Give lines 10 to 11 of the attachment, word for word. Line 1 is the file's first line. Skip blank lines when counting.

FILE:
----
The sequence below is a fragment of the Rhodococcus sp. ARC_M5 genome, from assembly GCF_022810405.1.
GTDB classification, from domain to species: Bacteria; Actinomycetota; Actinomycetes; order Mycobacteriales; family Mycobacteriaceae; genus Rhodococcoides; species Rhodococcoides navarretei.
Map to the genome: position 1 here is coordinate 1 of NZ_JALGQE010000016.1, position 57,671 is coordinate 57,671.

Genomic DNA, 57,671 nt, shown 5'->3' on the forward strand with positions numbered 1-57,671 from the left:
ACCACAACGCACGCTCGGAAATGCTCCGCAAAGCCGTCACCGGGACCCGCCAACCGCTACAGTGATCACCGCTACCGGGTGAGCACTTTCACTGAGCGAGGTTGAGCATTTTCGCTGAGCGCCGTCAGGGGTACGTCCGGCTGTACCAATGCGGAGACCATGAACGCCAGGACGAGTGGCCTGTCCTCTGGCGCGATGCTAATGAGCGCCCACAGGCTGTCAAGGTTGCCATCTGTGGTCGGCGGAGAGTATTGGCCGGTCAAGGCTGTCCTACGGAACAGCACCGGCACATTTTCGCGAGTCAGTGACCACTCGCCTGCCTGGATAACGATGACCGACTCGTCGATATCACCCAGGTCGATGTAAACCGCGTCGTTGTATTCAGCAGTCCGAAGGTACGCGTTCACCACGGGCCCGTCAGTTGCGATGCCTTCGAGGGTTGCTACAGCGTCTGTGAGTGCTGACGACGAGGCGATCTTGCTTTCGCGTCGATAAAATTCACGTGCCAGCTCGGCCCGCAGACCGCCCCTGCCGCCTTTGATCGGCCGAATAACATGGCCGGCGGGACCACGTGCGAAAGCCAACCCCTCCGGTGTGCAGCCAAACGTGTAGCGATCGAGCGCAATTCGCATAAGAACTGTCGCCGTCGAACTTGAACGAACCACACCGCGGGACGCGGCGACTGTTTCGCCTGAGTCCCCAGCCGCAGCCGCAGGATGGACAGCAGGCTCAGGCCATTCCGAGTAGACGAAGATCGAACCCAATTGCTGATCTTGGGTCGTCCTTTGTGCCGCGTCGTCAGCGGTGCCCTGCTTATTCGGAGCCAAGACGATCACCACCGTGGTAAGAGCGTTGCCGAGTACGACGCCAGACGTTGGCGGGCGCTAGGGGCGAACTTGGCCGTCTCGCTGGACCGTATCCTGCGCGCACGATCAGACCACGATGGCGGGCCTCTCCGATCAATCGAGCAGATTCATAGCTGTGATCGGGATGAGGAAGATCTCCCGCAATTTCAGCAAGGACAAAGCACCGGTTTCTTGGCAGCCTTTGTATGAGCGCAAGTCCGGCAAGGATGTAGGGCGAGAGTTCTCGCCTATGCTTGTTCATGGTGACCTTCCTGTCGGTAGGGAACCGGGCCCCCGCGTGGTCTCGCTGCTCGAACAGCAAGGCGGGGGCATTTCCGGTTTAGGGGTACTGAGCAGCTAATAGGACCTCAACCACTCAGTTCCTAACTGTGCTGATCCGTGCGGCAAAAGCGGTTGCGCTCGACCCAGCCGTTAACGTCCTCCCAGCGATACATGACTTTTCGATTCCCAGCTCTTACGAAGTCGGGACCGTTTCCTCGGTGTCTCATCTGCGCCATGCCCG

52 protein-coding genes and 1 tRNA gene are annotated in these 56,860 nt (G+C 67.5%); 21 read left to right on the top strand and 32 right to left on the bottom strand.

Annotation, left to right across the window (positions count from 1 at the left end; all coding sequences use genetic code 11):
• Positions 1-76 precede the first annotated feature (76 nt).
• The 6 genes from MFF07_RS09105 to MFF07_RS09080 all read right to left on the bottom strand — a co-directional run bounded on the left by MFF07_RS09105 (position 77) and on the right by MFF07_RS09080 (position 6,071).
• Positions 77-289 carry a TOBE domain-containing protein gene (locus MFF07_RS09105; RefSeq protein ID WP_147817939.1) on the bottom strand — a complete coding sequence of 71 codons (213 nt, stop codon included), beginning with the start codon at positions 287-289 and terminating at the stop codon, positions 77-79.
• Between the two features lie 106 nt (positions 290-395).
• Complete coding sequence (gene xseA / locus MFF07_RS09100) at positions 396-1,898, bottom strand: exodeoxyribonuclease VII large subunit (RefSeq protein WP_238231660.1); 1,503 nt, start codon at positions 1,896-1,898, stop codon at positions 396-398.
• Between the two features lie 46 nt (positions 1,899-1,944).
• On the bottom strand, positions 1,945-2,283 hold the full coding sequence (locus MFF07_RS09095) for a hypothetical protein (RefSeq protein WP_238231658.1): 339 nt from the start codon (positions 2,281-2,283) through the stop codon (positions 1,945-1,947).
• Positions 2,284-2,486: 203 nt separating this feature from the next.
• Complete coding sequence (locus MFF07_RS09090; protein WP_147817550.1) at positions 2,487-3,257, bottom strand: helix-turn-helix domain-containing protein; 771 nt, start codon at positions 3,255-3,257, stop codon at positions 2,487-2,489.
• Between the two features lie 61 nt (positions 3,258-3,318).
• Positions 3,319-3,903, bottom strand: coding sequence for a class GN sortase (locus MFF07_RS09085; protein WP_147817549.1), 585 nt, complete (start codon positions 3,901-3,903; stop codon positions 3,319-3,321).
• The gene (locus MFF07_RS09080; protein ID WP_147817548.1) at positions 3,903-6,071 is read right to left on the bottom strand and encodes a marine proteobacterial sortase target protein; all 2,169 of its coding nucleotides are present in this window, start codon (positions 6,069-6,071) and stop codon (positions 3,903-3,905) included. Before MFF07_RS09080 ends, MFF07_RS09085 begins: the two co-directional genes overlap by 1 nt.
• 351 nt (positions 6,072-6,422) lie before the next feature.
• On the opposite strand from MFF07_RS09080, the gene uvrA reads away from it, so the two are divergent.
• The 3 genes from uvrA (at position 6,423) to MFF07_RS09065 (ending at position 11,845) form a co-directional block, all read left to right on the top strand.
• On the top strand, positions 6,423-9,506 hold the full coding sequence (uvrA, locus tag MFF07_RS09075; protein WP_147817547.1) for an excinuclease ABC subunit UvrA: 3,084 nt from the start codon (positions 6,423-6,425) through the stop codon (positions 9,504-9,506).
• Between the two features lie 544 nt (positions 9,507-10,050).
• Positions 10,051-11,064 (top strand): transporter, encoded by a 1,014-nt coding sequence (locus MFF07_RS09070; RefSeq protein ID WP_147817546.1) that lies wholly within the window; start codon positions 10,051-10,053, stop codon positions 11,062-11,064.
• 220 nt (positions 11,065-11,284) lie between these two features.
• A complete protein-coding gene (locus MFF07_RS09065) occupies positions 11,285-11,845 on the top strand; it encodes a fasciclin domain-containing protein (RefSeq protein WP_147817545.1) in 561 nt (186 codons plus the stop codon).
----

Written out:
• Positions 77-289 carry a TOBE domain-containing protein gene (locus MFF07_RS09105; RefSeq protein ID WP_147817939.1) on the bottom strand — a complete coding sequence of 71 codons (213 nt, stop codon included), beginning with the start codon at positions 287-289 and terminating at the stop codon, positions 77-79.
• Between the two features lie 106 nt (positions 290-395).